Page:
Very interesting, regarding placing links on the right side next to the scroll bar. I have a long list of links on my site – on the right side – but I didn’t design it that way specifcally to be next to the scroll bar. Guess it’s good that I did…but have been contemplating condensing the links into a collapsable menu. Not sure whether it would confuse users or not…

  2. 2

    Nice! Bit of feedback: Posting the excerpt from the book works pretty well as a teaser for me. It makes me want the book more. When Christina, when can we have it?

  3. 3

    October, if I don’t crap out.

    I just want to say that writing this slim book is one of the hardest things I have ever done. I now understand what douglas admas meant when he said “writing is staring at a blank piece of peper until your forehead bleeds” Perhaps it’s easy for others– i had thought it would be easy for me since I blog off at the mouth, but thoughtful concise useful writing is hard labor. I really hope I can pull this off.

  4. 4

    Perhaps continuing to give us sneak peeks of your book will help your writing process…and reduce your blood loss. (I also recommend Zen in the Art of Writing by Ray Bradbury.)

    Looking forward to more sneak peeks.

  5. 5

    On more than one project I have implemented the DHTML menus that flyout from the left navigation buttons (also built so the initial button could be clicked for those non-JavaScript users and those with vision problems). The last time these were implemented I did a set of user testing. The users (mostly below the median Internet users) did not have a problem using or finding information, as they explored the flyout menus to see what was available before clicking. The users picked up an understanding of the site structure easily.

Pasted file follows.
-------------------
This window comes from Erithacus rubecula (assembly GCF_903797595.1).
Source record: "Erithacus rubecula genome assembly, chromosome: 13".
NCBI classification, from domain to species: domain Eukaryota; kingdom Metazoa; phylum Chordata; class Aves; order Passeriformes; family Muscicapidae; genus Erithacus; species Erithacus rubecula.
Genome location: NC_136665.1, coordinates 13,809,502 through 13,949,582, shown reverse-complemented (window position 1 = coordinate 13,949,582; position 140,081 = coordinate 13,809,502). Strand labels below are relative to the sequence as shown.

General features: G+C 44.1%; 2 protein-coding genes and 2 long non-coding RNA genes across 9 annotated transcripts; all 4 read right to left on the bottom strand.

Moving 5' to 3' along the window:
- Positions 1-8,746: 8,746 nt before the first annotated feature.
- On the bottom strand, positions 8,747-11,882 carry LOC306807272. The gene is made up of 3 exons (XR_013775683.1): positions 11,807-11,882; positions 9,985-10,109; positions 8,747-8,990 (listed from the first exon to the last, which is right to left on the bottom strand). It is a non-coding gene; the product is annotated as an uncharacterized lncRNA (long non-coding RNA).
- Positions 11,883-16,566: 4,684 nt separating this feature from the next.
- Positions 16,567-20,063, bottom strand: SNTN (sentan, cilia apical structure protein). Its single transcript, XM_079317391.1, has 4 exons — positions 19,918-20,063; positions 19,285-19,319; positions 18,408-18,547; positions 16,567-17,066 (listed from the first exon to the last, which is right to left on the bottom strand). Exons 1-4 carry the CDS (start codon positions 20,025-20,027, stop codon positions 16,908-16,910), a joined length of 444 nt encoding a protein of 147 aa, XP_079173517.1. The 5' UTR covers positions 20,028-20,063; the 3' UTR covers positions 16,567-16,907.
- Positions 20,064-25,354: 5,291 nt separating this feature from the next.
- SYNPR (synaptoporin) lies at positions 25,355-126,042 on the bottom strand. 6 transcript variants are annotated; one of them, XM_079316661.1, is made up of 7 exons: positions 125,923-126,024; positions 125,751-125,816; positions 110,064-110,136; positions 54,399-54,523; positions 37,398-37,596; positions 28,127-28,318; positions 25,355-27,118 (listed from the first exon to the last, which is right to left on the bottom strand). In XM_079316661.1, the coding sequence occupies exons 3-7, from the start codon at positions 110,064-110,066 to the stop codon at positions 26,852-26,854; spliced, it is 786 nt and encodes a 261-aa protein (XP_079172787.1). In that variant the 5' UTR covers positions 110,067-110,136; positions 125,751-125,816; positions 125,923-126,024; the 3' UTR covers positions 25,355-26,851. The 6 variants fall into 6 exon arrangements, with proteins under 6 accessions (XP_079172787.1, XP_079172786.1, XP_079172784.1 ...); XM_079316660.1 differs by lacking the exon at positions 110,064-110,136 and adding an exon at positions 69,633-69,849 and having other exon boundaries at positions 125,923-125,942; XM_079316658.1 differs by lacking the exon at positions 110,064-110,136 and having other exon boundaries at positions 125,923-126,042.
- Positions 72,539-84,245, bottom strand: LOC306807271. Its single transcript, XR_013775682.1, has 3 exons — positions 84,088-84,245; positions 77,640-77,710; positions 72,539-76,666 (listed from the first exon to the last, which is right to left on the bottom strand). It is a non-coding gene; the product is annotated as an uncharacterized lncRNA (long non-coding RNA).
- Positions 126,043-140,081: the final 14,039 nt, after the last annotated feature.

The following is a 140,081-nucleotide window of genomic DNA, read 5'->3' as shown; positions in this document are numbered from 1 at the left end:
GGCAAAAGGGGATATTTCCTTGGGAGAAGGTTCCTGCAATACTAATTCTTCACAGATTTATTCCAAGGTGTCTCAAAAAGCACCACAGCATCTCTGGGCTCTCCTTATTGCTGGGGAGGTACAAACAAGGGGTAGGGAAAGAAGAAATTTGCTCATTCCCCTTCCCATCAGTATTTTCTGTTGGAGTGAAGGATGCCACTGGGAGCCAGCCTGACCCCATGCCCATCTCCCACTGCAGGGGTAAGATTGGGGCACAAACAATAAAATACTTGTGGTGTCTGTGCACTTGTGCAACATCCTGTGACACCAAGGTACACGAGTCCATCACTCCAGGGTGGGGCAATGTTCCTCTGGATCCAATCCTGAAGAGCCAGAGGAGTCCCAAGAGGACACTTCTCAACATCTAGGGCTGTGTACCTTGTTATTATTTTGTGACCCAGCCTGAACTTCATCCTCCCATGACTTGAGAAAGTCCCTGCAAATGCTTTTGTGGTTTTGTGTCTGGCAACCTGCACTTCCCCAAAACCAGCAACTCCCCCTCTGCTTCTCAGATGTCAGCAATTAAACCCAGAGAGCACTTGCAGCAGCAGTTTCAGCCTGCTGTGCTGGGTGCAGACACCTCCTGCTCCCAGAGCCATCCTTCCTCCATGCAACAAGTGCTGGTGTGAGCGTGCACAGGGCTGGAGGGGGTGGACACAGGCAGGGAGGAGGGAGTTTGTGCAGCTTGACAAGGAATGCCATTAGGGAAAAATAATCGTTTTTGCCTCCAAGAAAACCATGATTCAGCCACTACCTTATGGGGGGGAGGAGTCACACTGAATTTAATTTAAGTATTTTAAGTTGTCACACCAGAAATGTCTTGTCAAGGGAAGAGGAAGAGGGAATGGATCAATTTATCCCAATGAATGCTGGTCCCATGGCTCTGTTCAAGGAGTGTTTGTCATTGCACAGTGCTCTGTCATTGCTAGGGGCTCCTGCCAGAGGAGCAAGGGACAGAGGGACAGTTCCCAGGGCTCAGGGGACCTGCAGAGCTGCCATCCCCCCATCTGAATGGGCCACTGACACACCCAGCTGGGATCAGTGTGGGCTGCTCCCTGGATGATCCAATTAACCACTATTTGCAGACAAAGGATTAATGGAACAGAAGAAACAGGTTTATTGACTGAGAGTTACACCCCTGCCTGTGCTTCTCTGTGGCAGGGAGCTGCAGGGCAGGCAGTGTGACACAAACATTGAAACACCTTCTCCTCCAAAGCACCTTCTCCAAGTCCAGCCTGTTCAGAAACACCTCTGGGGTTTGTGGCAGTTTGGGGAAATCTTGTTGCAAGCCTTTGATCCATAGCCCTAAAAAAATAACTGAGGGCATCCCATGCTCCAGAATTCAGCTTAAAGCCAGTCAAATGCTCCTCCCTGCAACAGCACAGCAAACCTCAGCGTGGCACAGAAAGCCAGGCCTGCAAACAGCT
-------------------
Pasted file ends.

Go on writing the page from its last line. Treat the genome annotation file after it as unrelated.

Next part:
However, there was a big downside to using these menus, in that the users jumped deep into the site. The second layer of pages, the ones the initial buttons click to, provide contextual information about what can be found in that section and pointers on how to find what one is seeking. The heirachial menus were like teaching someone to ride a motorcycle, as you explain how to let the clutch out and accelerate then shift, they do this and are out of yelling range before they learn how to brake (you often find them in the bushes at the first corner). The heir menus work if the information in the site is self sufficient, but sites or information applications, in which there is a pyramid of instruction, do not seem like candidates for flyout menus.

    Are dynamic menus bad? It all depends.

    The rest of the information I strongly agree with. One can wear out their index finger (or which ever finger is used) moving from side to side using laptop control pads when trying to move from lefthand navigation (which seems to work in Latinate cultures as the links are near the start of the reading and as the eye returns from the end of the line there are options to move on, should the information not enthrall you) to righthand scroll bars.